The Biggest Social Security Mistake People Make (And How You Can Avoid It)

Social Security helps millions of Americans make ends meet in retirement. That makes it surprising to see so many people make a basic mistake that can cost them thousands in benefits over the long run.

In the following segment from their video guide to investment planning, Motley Fool director of investment planning Dan Caplinger talks with Fool markets/IP bureau chief Mike Klesta about this crucial mistake. Dan notes that he sees too many people take their Social Security benefits at the earliest possible moment, taking reduced payments at age 62 rather than waiting longer to reap higher monthly benefits. Dan points out that in many cases, these retirees have other potential income sources to tap, including company pensions and retirement investing accounts like IRAs and 401(k)s. By using them more extensively, people could wait and increase what they get from Social Security. Yet Dan points out that it's hard for many to see the future impact of their Social Security choices, and so it's uncertain whether most people will stop making this mistake.

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Read/Post Comments (12) | Recommend This Article (19)

Comments from our Foolish Readers

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  • Report this Comment On February 24, 2014, at 9:47 AM, zxzxzx wrote:

    do the math, calculate your life expectancy, compare your ss numbers with early,62, vs at 70. the cross over point is about 80-81. so bet on the come and take it early not late. the feds want you to take it late to ensure less payout.

  • Report this Comment On February 24, 2014, at 11:43 AM, RJFL99 wrote:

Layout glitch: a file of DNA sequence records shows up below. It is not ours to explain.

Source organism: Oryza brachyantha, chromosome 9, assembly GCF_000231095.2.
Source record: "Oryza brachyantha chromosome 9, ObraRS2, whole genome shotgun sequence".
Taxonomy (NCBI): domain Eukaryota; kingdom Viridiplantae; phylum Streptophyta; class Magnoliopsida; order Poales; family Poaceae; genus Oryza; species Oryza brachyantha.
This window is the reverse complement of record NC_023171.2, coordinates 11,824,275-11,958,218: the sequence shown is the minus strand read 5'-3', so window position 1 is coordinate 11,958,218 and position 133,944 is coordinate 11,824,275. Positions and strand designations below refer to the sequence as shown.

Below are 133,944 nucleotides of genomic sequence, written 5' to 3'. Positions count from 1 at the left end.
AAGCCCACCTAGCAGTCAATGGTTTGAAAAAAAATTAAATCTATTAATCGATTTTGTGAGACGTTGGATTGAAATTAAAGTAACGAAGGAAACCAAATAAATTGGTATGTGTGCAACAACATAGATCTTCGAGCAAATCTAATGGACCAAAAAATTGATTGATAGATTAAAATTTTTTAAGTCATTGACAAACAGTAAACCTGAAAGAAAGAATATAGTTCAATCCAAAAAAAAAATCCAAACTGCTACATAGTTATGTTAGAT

Everyone's different. My life expectancy isn't that long, so I'll take it the minute I'm eligible. It would be ridiculous for me to spend down my kid's inheritance to collect social security for a couple of months then kick off, leaving them nothing. These clowns will mislead a lot of people who will listen to them and do exactly the wrong thing for their own situation. There is no one-size-fits all.

  • Report this Comment On February 24, 2014, at 2:14 PM, TMFBreakerRob wrote:

    It may not be a mistake at all.

    If Congress changes the rules by implementing "needs testing", a bunch of us could no longer if eligible for social security payments or our benefits could be greatly reduced.

    Yeah, it's an "if", but the concept gets an awful lot of discussion, lending credence to the idea of shafting some of us. I guess it gets down to whether social security is "welfare" or a "return for what you put in".

  • Report this Comment On February 24, 2014, at 4:58 PM, al8603 wrote:

    My wife and I will take our SS when she reaches retirement age in 10 years. She is a year younger so I will collect one year after my early eligibility. I also have a pension and we have some savings.

    All told we expect to net monthly about 6k. Or 72k per year. This is enough to provide us a very very comfortable life because we will retire outside the US in a country where the costs are far less than in the US and where amenities are similar enough that we have determined we can live out our lives there. We determined this by visiting frequently at various times of the year and have stayed for a month at a time and by talking with other American expats who've been living there for years.

    Not for everyone I know but, it is an option. There are many places that Americans can retire to where the costs are nowhere near those in the US.

  • Report this Comment On February 24, 2014, at 8:22 PM, wvowell wrote:

    This video had absolutely no substance!! Caplinger why didn't you explain your belief that taking later is better.

    EXPLAIN why using other income sources is better than early Social Security.

    I have been calculating my a** off to determine which is better early or later. And so far early seems to be better. It takes 20 years to break even (see zxzxzx above.)

  • Report this Comment On February 25, 2014, at 1:02 AM, WalterPidgeon wrote:

    If you know definitely, positively,without any question that you will live past 78 years old then hold off until you can get full monthly benefits.